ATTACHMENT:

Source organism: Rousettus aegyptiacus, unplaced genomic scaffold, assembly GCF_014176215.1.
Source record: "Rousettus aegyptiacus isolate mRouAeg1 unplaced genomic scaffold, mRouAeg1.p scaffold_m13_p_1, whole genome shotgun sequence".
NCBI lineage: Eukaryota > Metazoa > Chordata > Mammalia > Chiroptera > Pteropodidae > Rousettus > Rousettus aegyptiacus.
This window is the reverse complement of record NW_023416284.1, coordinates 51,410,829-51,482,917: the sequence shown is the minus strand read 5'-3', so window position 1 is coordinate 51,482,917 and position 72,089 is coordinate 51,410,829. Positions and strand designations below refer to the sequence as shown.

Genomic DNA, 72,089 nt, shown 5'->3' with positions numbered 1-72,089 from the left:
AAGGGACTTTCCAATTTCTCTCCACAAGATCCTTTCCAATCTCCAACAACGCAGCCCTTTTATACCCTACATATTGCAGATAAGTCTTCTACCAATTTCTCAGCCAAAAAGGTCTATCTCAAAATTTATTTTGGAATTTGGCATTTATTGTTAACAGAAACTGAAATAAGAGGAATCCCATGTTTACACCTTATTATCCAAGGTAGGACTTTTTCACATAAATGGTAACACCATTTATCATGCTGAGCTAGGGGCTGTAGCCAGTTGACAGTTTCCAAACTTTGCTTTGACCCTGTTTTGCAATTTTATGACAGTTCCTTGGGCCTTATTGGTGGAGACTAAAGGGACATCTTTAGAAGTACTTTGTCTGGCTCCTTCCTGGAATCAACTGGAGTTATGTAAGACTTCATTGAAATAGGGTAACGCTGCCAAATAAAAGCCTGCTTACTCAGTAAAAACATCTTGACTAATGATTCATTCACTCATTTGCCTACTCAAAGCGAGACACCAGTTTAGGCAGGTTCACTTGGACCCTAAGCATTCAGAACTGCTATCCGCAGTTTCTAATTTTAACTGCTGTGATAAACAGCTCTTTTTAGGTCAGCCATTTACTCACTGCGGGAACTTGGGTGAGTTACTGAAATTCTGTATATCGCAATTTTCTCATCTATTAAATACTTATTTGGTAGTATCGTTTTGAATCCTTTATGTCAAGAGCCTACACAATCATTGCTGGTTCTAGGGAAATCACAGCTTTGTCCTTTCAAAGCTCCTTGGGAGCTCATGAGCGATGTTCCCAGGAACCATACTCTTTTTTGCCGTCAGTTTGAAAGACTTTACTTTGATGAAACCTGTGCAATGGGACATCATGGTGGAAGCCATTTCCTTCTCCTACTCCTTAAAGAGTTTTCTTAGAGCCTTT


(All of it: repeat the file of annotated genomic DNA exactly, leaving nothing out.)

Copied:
Source organism: Rousettus aegyptiacus, unplaced genomic scaffold, assembly GCF_014176215.1.
Source record: "Rousettus aegyptiacus isolate mRouAeg1 unplaced genomic scaffold, mRouAeg1.p scaffold_m13_p_1, whole genome shotgun sequence".
NCBI lineage: Eukaryota > Metazoa > Chordata > Mammalia > Chiroptera > Pteropodidae > Rousettus > Rousettus aegyptiacus.
This window is the reverse complement of record NW_023416284.1, coordinates 51,410,829-51,482,917: the sequence shown is the minus strand read 5'-3', so window position 1 is coordinate 51,482,917 and position 72,089 is coordinate 51,410,829. Positions and strand designations below refer to the sequence as shown.

Genomic DNA, 72,089 nt, shown 5'->3' with positions numbered 1-72,089 from the left:
AAGGGACTTTCCAATTTCTCTCCACAAGATCCTTTCCAATCTCCAACAACGCAGCCCTTTTATACCCTACATATTGCAGATAAGTCTTCTACCAATTTCTCAGCCAAAAAGGTCTATCTCAAAATTTATTTTGGAATTTGGCATTTATTGTTAACAGAAACTGAAATAAGAGGAATCCCATGTTTACACCTTATTATCCAAGGTAGGACTTTTTCACATAAATGGTAACACCATTTATCATGCTGAGCTAGGGGCTGTAGCCAGTTGACAGTTTCCAAACTTTGCTTTGACCCTGTTTTGCAATTTTATGACAGTTCCTTGGGCCTTATTGGTGGAGACTAAAGGGACATCTTTAGAAGTACTTTGTCTGGCTCCTTCCTGGAATCAACTGGAGTTATGTAAGACTTCATTGAAATAGGGTAACGCTGCCAAATAAAAGCCTGCTTACTCAGTAAAAACATCTTGACTAATGATTCATTCACTCATTTGCCTACTCAAAGCGAGACACCAGTTTAGGCAGGTTCACTTGGACCCTAAGCATTCAGAACTGCTATCCGCAGTTTCTAATTTTAACTGCTGTGATAAACAGCTCTTTTTAGGTCAGCCATTTACTCACTGCGGGAACTTGGGTGAGTTACTGAAATTCTGTATATCGCAATTTTCTCATCTATTAAATACTTATTTGGTAGTATCGTTTTGAATCCTTTATGTCAAGAGCCTACACAATCATTGCTGGTTCTAGGGAAATCACAGCTTTGTCCTTTCAAAGCTCCTTGGGAGCTCATGAGCGATGTTCCCAGGAACCATACTCTTTTTTGCCGTCAGTTTGAAAGACTTTACTTTGATGAAACCTGTGCAATGGGACATCATGGTGGAAGCCATTTCCTTCTCCTACTCCTTAAAGAGTTTTCTTAGAGCCTTT